I received this book for free from the library in exchange for an honest review. This does not affect my opinion of the book or the content of my review.
urban fantasy in Paperback edition that was published by Del Rey Books on November 27, 2012 and has 290 pages.
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Other books by this author which I have reviewed include Hounded, Hexed, Hammered, Tricked, Hunted, "Two Ravens and One Crow", Shattered, Besieged, "The Purloined Poodle", Staked
Fifth in the Iron Druid Chronicles and revolving around a 2,100-year-old Druid with his apprentice and talking dog.
I’m still of two minds about this series. I love that Hearne writes of Druids and their connection to the earth, but while I love the concept of Atticus’ character, I have a hard time believing he’s 2,100 years old. No, it’s not the ease with which he absorbs contemporary culture, but his immaturity. After that many years, I do expect him to be wiser.
This particular story feels like an introduction to the next bit of adventuring for Atticus and Granuaile. Sure, there’s lots of practically non-stop action, but it doesn’t really go anywhere and…Atticus continues to display that immaturity that bugs me. Granuaile also displays an unexpected level of immaturity, more than she did twelve years ago. Is it learning to be a Druid that does this? Granuaile also learns of the existence of the timestream. And seems to be unreasonably pissy about this and other future events. Of course, part of her frustration is Atticus’ denial of his attraction to her. I don’t know what he’s waiting for now.
Oberon is different in this one. His mindspeech is much more like an older teen’s. His views aren’t as dog-like, which is a bit disappointing. Although I did enjoy his observation about the growing tension between Brighid and Atticus: “…I would totally want a bag of popcorn right now.”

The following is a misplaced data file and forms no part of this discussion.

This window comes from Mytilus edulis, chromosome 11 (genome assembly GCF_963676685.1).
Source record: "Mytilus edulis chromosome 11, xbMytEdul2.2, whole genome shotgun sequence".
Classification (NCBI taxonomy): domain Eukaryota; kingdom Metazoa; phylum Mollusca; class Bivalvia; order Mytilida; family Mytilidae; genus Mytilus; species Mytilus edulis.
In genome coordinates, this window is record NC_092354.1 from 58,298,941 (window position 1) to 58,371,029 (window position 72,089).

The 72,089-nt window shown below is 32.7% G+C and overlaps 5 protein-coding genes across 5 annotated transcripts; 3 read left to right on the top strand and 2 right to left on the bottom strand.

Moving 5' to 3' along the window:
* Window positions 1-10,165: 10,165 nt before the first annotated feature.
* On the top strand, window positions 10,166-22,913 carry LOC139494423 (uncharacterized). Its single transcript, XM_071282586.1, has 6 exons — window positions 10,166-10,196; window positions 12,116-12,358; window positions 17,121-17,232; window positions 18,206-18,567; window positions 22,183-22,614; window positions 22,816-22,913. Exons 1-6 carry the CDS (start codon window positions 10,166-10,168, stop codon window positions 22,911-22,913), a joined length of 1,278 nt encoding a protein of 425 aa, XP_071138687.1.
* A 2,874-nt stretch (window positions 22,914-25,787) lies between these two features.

Interesting back history on the álfar and the evolution of the Svartálf and the distinction between them and the Ljósálfar.
Hearne does have his fun when Oberon mentions the religion he would like to start:
“‘What’s this religion going to be called?’
‘And the name of the holy writ I will be typing for you?’
<The Dead Flea Scrolls: A Sirius Prophecy.>”
Wow, the detail involved in binding Granuaile to Gaia is intense. And painful! Fortunately, they did get help from the expected and some unexpected. I do like Hearne’s treatment of the various pantheons, as if they were just different neighborhoods or gangs.
Hearne does enjoy poking fun at all sorts of things: popular culture, flannel shirts, clowns, cultural expectations, the metaphysical, sports references with a suggestion of Holy BIF, BAM, POW, Batman to it.
It’s been twelve years since Atticus “died” and now Loki has escaped, destroyed the Slavic plane, and chased Perun onto earth’s. Atticus is determined to get him off earth’s plane and into another, but Loki is determined to kill Perun for depriving him of his dream.
Their flit lands them in Tír na Nóg and most of the Fae will do what they can to hurt Atticus for he is sorely out of favor with the Court, even though some of the Fae look forward to more Druids in their world.
And more Druids seem to be an impossibility as Atticus cannot bind Granuaile to Gaia anywhere but in Europe and the Slavic plane’s collapse has closed everywhere but an area below Mount Olympus. Within reach of Bacchus. And Bacchus has acquired a variety of assassins to take Atticus out. It’s a game of tag with murder as the it.